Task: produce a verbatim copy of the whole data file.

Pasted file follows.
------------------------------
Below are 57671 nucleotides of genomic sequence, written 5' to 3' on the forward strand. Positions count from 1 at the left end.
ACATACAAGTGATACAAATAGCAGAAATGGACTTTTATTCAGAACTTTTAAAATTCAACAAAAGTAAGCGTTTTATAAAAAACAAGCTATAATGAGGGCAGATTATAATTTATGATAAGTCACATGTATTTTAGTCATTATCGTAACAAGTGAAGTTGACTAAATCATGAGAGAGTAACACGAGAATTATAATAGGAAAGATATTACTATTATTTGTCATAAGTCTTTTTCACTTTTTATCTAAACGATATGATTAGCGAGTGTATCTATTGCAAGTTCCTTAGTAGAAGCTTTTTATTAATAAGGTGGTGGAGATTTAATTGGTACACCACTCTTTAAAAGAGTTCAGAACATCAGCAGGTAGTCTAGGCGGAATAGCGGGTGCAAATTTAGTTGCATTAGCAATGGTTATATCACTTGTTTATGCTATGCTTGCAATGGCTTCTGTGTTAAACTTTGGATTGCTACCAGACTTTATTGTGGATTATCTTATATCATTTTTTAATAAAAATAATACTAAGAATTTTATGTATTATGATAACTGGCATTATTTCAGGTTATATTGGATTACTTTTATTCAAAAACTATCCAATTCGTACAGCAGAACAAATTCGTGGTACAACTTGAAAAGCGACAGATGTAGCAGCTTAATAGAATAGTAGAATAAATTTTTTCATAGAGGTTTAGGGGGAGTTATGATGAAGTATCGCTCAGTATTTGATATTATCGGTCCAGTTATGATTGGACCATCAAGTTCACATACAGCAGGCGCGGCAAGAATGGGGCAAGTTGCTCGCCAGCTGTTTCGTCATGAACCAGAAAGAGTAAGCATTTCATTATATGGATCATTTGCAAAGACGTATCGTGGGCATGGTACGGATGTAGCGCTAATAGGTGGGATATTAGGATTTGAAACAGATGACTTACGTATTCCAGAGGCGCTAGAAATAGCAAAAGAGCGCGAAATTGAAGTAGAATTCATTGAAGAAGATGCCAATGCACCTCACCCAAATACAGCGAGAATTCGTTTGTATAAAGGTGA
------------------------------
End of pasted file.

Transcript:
Below are 57671 nucleotides of genomic sequence, written 5' to 3' on the forward strand. Positions count from 1 at the left end.
ACATACAAGTGATACAAATAGCAGAAATGGACTTTTATTCAGAACTTTTAAAATTCAACAAAAGTAAGCGTTTTATAAAAAACAAGCTATAATGAGGGCAGATTATAATTTATGATAAGTCACATGTATTTTAGTCATTATCGTAACAAGTGAAGTTGACTAAATCATGAGAGAGTAACACGAGAATTATAATAGGAAAGATATTACTATTATTTGTCATAAGTCTTTTTCACTTTTTATCTAAACGATATGATTAGCGAGTGTATCTATTGCAAGTTCCTTAGTAGAAGCTTTTTATTAATAAGGTGGTGGAGATTTAATTGGTACACCACTCTTTAAAAGAGTTCAGAACATCAGCAGGTAGTCTAGGCGGAATAGCGGGTGCAAATTTAGTTGCATTAGCAATGGTTATATCACTTGTTTATGCTATGCTTGCAATGGCTTCTGTGTTAAACTTTGGATTGCTACCAGACTTTATTGTGGATTATCTTATATCATTTTTTAATAAAAATAATACTAAGAATTTTATGTATTATGATAACTGGCATTATTTCAGGTTATATTGGATTACTTTTATTCAAAAACTATCCAATTCGTACAGCAGAACAAATTCGTGGTACAACTTGAAAAGCGACAGATGTAGCAGCTTAATAGAATAGTAGAATAAATTTTTTCATAGAGGTTTAGGGGGAGTTATGATGAAGTATCGCTCAGTATTTGATATTATCGGTCCAGTTATGATTGGACCATCAAGTTCACATACAGCAGGCGCGGCAAGAATGGGGCAAGTTGCTCGCCAGCTGTTTCGTCATGAACCAGAAAGAGTAAGCATTTCATTATATGGATCATTTGCAAAGACGTATCGTGGGCATGGTACGGATGTAGCGCTAATAGGTGGGATATTAGGATTTGAAACAGATGACTTACGTATTCCAGAGGCGCTAGAAATAGCAAAAGAGCGCGAAATTGAAGTAGAATTCATTGAAGAAGATGCCAATGCACCTCACCCAAATACAGCGAGAATTCGTTTGTATAAAGGTGA